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How to Take Care of a Chinchilla (Care Sheet & Guide 2021)

Nicole Cosgrove

Chinchillas make terrific pets if you can provide them with enough space. They are active animals that are a joy to own. Their care is a bit more involved than with other small animals, however. That’s due in part to their high energy levels. One thing you can say about them is that chinchillas make unique pets.

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Chinchilla Facts

There are two species of chinchillas. The one that you’ll find available as a pet is the Long-tailed Chinchilla. In the wild, they live in the rock crevices of the Andes Mountains in Chile. The ones you see in pet stores are captive-raised animals, and all are descended from 13 animals imported to the United States in 1927.

This species is endangered in its native land, according to the International Union for Conservation of Nature and Natural Resources. Its numbers have been decreasing in recent years due to logging, farming, and mining. That makes your pet chinchilla a special animal.

Chinchillas are relatively long-lived for a rodent, with some reaching 10 or even 20 years old. The native animals are a mottled gray-yellow, which provides excellent camouflage in the shrublands of the mountains. Selective breeding has opened up a broad spectrum of colors, from velvet to sapphire to dark blue-gray.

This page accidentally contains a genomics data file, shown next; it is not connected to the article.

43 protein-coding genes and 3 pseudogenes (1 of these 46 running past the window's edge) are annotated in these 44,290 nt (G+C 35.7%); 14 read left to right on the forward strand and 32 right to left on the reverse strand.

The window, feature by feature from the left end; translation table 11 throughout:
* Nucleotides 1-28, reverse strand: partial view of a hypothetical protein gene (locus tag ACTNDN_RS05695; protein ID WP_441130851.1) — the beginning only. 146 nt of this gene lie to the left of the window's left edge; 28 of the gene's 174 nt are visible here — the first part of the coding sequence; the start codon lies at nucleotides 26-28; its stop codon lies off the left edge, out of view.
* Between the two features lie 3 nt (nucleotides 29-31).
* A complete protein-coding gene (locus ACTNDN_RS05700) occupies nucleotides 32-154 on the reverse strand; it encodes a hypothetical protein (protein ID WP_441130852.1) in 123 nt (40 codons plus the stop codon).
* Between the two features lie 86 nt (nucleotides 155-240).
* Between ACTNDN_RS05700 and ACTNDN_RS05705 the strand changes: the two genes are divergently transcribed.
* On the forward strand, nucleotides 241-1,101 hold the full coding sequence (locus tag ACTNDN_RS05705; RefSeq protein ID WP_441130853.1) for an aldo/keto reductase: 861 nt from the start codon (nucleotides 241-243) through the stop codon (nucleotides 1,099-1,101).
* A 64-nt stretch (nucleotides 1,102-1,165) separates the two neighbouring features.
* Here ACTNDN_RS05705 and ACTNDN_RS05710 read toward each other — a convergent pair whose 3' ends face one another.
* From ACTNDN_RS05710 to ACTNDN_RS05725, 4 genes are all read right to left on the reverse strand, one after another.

The chinchilla has a dense coat, with up to 80 hairs per follicle, more than any other animal! That influences its weather tolerance in two ways. First, it can tolerate the cold quite well. Second, its fur density means that the chinchilla is heat-sensitive. That’s something to bear in mind when setting up a cage for your new pet.

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Image Credit: ATTILA Barsan, Shutterstock

Do Chinchillas Make Good Pets?

There are a few things that you should know before inviting a chinchilla into your home. This rodent is active at dusk and dawn. It makes evolutionary sense to forage and run around when predators are less likely to spot you. However, you should remember that before putting its cage in the kids’ bedroom.

Like all rodents, a chinchilla’s teeth grow their entire life. That will affect the care and maintenance of your pet. It also means it can and will bite if it feels threatened. Chinchillas are easy to handle. However, it’s probably not the best choice for smaller children without supervision. Nonetheless, it can make a wonderful pet for older kids.